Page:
Phillip W. Magness

Historian – 19th century United States

On Keynes and Eugenics

| April 25, 2017

My article with Sean J. Hernandez on the “Economic Eugenicism of John Maynard Keynes” is now available at SSRN. This article should be approached as a synthesis of the role that eugenics played across Keynes’ career and in the formation of his economic theories. It is also the proverbial tip of the iceberg as far […]

How the AAUP manipulates stats to create an adjunct “crisis”

| April 13, 2017

Earlier this week the American Association of University Professors released its annual report on the economic status of academia. Repeating a theme from prior years, this report heavily emphasizes the position of adjunct faculty and makes a number of bold empirical claims about the alleged growth of the part time academic workforce. For example, the statement […]

Why Piketty-Saez yields an unreliable inequality estimate before World War II

| April 8, 2017

Next week I will be co-presenting a paper at the APEE conference on the reliability of historical estimates of income inequality in the United States. Our paper examines and offers a number of corrections to the widely cited income inequality time series by Thomas Piketty and Emmanuel Saez (2003). This series provides the baseline for […]

Further debating Adjunct Justice

| April 4, 2017

Economist Steven Shulman recently authored a rebuttal of sorts to the first of two articles that Jason Brennan and I wrote on the subject of adjunct justice. If nothing else he deserves credit for doing so in a submission to a scholarly journal, where this conversation needs to take place. Most adjunct “activists” have thus far avoided […]

Low lie the yields of Malthunry

| March 29, 2017

Every year around St. Patrick’s Day, the Great Irish Famine of 1845-52 briefly reenters the public’s consciousness. Parallels to more recent political events, including the Syrian refugee crisis and the ongoing debate over immigration, have also elevated its salience as a historical precursor. In a subtle rebuke of President Donald Trump, Irish Prime Minister Enda […]

The English Department attacks academic freedom again

| March 23, 2017

A Faculty Senate report at Wake Forest University adopted the following resolution at a meeting last week: “Motion 2: To freeze current hiring by the Eudaimonia Institute, and cancel any internal (e.g. Eudaimonia conference) or external presentations related to the IE, and to restrict publication of material from EI until the COI committee is established […]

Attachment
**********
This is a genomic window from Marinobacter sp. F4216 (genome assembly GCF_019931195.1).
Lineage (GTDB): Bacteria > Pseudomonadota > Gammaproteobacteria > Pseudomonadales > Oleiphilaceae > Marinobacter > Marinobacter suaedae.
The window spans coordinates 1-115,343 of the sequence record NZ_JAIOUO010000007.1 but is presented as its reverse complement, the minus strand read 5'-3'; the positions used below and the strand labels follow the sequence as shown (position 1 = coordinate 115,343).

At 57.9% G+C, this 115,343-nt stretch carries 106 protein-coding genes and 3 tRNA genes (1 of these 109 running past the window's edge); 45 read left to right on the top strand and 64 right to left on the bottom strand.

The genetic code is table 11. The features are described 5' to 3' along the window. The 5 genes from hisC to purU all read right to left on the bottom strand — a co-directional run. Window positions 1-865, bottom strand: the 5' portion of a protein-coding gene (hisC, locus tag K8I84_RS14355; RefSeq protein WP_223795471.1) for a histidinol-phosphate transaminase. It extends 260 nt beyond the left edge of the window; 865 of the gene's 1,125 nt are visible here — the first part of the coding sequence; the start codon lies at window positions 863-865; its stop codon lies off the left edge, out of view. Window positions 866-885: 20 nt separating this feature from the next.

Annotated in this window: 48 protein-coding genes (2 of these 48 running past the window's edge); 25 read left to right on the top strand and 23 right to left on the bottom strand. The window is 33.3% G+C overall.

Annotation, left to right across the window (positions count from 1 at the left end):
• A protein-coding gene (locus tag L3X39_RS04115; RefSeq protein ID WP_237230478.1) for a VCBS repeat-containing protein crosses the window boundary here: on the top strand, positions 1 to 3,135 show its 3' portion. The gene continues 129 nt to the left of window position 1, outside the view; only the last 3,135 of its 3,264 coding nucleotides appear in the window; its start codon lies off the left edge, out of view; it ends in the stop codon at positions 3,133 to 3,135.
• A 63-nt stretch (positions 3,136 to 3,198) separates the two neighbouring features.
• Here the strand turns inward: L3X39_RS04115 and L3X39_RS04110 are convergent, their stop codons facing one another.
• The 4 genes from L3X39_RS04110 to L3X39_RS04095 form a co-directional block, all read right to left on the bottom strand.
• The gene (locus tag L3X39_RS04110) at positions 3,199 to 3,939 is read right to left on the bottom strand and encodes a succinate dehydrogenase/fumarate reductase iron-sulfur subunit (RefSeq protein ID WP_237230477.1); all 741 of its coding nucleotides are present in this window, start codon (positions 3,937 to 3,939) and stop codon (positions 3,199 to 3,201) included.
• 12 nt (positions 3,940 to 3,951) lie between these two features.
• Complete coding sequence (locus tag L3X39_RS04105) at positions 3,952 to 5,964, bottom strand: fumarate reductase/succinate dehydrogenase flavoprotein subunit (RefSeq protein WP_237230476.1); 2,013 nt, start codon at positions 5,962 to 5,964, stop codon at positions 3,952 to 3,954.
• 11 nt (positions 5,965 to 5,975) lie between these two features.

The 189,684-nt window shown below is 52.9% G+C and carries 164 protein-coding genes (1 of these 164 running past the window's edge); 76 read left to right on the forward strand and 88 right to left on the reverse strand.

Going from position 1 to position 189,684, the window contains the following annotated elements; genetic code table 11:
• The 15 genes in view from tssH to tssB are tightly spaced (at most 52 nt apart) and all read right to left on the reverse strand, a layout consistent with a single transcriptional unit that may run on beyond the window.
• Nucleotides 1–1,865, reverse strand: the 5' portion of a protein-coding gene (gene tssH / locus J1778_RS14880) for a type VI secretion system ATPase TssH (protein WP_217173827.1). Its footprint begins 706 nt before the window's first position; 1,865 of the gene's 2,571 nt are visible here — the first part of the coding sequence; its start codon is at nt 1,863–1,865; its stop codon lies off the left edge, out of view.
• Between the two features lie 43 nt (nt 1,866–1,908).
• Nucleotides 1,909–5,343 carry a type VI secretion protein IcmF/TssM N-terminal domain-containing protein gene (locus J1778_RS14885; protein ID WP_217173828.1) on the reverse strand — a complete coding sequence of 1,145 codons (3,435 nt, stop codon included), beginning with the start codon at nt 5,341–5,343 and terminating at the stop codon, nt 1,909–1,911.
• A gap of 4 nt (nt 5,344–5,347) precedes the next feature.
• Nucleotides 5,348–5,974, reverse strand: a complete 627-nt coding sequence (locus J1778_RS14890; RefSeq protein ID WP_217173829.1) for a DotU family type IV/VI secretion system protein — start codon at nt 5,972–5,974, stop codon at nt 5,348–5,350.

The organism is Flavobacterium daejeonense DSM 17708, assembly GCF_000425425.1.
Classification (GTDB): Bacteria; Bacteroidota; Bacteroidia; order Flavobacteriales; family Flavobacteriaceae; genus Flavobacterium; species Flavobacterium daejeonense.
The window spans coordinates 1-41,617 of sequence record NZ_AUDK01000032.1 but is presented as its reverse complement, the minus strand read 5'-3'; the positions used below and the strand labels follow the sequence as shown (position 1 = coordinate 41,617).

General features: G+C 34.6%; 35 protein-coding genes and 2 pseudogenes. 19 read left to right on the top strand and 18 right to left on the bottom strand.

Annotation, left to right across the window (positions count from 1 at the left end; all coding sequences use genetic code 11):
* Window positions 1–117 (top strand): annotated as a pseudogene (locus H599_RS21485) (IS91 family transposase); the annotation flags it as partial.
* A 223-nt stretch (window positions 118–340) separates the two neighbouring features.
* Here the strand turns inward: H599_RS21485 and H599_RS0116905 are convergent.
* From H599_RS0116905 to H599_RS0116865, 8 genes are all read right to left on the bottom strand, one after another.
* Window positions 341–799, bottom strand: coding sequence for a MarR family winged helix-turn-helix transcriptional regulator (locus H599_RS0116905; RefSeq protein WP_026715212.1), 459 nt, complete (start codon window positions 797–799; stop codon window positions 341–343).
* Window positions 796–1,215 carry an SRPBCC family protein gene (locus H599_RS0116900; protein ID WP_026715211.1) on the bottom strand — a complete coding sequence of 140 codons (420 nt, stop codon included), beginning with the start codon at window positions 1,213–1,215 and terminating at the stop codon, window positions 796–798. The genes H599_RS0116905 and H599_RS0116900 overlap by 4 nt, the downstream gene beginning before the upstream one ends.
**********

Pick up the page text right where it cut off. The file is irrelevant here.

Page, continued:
The Marxist Devil and Free Speech on Campus

| March 9, 2017

Jason Brennan authored a long post the other day that presented multiple challenges to anti-speech activism on campus. The entire piece is worth reading, but I wanted to call attention to one point in particular: Some people say we can’t “platform” ideas that could be used for evil. I look forward to seeing those same people […]

The Paranoid Style of the Illiberal Campus

| March 8, 2017

In 1964 historian Richard Hofstadter wrote an essay for Harper’s Magazine entitled “The Paranoid Style in American Politics.” His thesis was a simple one – that American politics was “an arena for angry minds,” and that this anger often fomented “a sense heated exaggeration, suspiciousness, and conspiratorial fantasy” among small but vocal groups of the […]

Why are so many English & MLA faculty fomenting hostility to academic freedom?

| March 5, 2017

Last Friday evening an angry mob of protesters disrupted a scheduled guest lecture by American Enterprise Institute scholar Charles Murray at Middlebury College in Vermont. After interrupting the event and forcing Murray to deliver his talk by camera from a separate room, the mob turned physically violent. The protesters attempted to physically block Murray’s departure […]

Climate activism overshadows Shakespeare at English professor conference

| January 12, 2017

Literature took a clear back seat to ideological activism at the 2017 Modern Language Association Convention, held last weekend in Philadelphia. The annual conference is academia’s largest gathering for professors of English and foreign languages. Academic conferences of this type are usually a venue for faculty to present papers showcasing the latest research in their […]